ENGLISH 452 - Studies in Literature, 1830-Present
Fall 2023, Section 001 - Poverty and the Literature of Crisis
Instruction Mode: Section 001 is  In Person (see other Sections below)
Subject: English Language and Literature (ENGLISH)
Department: LSA English Language & Literature
See additional student enrollment and course instructor information to guide you in your decision making.


Waitlist Capacity:
May not be repeated for credit.
Primary Instructor:
Start/End Date:
Full Term 8/28/23 - 12/6/23 (see other Sections below)
NOTE: Drop/Add deadlines are dependent on the class meeting dates and will differ for full term versus partial term offerings.
For information on drop/add deadlines, see the Office of the Registrar and search Registration Deadlines.


Poverty was the social problem in late nineteenth-century Britain – and it remains one of the most urgent social issues in twenty-first century Britain. Then, the causes of poverty and the conditions of the poor were represented in sensationalized language for the purposes of calling attention to what one social reformer called “a crisis of history.” Now, as we face an economic crisis of global proportions, poverty tends to be connected to class, wealth inequality, dispossession, racial capitalism, and other forms of oppression.

This course considers nineteenth and twentieth-century British fiction and non-fiction that speaks to the paradox that industrialization has yielded wealth and poverty. What theories and methods of reading does literature about poverty require? How does literature help us to understand changing attitudes to poverty in Britain? Does it provide us with a language for talking about poverty as a mode of experience as well as a socioeconomic condition? At the same time, what are the ethical challenges for us, as readers, in assessing literary representations of poverty?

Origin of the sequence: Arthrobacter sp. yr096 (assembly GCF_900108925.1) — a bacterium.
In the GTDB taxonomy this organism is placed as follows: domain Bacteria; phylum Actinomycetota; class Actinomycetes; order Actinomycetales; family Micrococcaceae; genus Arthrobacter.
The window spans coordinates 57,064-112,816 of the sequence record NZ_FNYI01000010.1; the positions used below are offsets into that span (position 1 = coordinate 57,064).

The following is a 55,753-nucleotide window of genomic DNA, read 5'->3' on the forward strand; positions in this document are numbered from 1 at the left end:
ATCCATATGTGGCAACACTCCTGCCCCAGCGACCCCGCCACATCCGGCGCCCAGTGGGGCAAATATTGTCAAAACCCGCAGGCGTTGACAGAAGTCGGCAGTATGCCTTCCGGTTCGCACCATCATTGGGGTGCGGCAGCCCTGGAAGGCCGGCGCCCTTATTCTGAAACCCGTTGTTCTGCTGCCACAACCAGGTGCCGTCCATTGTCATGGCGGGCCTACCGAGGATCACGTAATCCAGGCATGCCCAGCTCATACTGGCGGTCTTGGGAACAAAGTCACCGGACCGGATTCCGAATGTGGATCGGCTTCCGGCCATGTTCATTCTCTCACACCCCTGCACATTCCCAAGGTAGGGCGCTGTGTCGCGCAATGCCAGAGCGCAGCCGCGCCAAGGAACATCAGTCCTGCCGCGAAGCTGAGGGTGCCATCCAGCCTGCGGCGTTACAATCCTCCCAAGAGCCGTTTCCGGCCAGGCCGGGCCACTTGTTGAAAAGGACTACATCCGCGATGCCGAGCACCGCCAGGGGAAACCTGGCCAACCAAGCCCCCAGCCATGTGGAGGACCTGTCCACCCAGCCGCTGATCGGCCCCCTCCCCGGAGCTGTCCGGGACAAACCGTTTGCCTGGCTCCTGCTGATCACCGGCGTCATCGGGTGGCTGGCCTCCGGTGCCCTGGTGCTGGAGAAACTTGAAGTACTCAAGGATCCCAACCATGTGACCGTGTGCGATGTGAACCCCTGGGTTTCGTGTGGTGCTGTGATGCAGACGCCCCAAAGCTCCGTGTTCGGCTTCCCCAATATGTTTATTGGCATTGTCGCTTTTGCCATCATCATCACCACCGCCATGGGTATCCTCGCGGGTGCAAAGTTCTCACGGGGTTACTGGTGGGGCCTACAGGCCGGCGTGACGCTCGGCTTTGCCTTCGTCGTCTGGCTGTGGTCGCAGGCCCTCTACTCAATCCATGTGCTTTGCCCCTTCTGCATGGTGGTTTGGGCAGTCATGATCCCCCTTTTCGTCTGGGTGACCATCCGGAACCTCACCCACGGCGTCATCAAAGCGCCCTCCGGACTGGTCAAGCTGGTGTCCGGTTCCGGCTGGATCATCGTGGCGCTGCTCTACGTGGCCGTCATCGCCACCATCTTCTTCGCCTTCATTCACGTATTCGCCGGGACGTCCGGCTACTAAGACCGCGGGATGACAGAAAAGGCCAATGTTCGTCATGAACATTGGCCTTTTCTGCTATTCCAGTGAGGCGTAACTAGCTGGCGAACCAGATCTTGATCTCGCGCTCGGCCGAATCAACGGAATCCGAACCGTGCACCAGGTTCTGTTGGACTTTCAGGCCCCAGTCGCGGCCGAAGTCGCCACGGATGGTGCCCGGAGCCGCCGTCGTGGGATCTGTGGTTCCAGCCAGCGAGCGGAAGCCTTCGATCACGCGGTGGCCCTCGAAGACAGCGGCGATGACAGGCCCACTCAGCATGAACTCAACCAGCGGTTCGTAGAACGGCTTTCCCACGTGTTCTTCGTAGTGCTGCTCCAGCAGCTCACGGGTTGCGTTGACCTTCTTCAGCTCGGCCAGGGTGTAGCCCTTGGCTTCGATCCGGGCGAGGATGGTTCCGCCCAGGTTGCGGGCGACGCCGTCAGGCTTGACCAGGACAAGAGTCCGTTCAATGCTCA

This course satisfies the following CURRENT English major/minor requirement: Pre-1900, Identity & Difference

This course satisfies the following NEW English major/minor requirements: Regions (Americas, UK, Australia, New Zealand, Ireland), Time: 18th/19th Centuries, Time: Contemporary/Modern


Course Requirements:

The course requires active involvement in lectures and discussions, completion of assignments including reading blogs, short essays (5 pages), and a final research paper (8-10 pages). No mid-term, no final exam.

Intended Audience:

The course is intended for students who have taken at least two English courses. It is open to undergraduates across all departments and programs, including LSA, the Honors Program, the Residential College, and students in music, theater, dance, architecture, art and design.


ENGLISH 452 - Studies in Literature, 1830-Present
Schedule Listing
001 (REC)
 In Person
MW 5:30PM - 7:00PM
8/28/23 - 12/6/23

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